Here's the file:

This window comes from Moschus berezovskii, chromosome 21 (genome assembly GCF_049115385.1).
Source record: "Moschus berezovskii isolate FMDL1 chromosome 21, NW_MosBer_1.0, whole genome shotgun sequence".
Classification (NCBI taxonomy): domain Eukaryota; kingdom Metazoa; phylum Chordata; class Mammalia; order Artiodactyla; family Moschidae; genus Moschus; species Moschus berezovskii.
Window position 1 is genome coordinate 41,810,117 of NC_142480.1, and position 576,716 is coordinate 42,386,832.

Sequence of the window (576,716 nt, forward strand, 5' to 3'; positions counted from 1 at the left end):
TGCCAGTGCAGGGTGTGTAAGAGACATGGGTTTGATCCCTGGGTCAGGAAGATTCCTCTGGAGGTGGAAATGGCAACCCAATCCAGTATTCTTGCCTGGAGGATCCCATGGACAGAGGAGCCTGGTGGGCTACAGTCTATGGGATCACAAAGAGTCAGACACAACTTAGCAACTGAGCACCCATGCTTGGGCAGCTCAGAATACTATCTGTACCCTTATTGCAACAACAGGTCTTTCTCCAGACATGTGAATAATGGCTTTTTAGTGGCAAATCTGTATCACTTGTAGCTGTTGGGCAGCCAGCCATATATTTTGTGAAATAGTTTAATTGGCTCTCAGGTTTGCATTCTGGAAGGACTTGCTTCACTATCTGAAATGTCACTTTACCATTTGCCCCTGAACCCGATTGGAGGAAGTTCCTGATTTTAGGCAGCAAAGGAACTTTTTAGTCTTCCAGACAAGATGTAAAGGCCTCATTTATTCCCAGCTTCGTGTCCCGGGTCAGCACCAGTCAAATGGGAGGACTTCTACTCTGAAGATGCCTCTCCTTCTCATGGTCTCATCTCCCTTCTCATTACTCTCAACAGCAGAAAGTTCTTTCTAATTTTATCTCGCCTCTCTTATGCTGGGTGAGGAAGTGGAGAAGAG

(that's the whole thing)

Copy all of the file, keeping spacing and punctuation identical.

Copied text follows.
This window comes from Moschus berezovskii, chromosome 21 (genome assembly GCF_049115385.1).
Source record: "Moschus berezovskii isolate FMDL1 chromosome 21, NW_MosBer_1.0, whole genome shotgun sequence".
Classification (NCBI taxonomy): domain Eukaryota; kingdom Metazoa; phylum Chordata; class Mammalia; order Artiodactyla; family Moschidae; genus Moschus; species Moschus berezovskii.
Window position 1 is genome coordinate 41,810,117 of NC_142480.1, and position 576,716 is coordinate 42,386,832.

Sequence of the window (576,716 nt, forward strand, 5' to 3'; positions counted from 1 at the left end):
TGCCAGTGCAGGGTGTGTAAGAGACATGGGTTTGATCCCTGGGTCAGGAAGATTCCTCTGGAGGTGGAAATGGCAACCCAATCCAGTATTCTTGCCTGGAGGATCCCATGGACAGAGGAGCCTGGTGGGCTACAGTCTATGGGATCACAAAGAGTCAGACACAACTTAGCAACTGAGCACCCATGCTTGGGCAGCTCAGAATACTATCTGTACCCTTATTGCAACAACAGGTCTTTCTCCAGACATGTGAATAATGGCTTTTTAGTGGCAAATCTGTATCACTTGTAGCTGTTGGGCAGCCAGCCATATATTTTGTGAAATAGTTTAATTGGCTCTCAGGTTTGCATTCTGGAAGGACTTGCTTCACTATCTGAAATGTCACTTTACCATTTGCCCCTGAACCCGATTGGAGGAAGTTCCTGATTTTAGGCAGCAAAGGAACTTTTTAGTCTTCCAGACAAGATGTAAAGGCCTCATTTATTCCCAGCTTCGTGTCCCGGGTCAGCACCAGTCAAATGGGAGGACTTCTACTCTGAAGATGCCTCTCCTTCTCATGGTCTCATCTCCCTTCTCATTACTCTCAACAGCAGAAAGTTCTTTCTAATTTTATCTCGCCTCTCTTATGCTGGGTGAGGAAGTGGAGAAGAG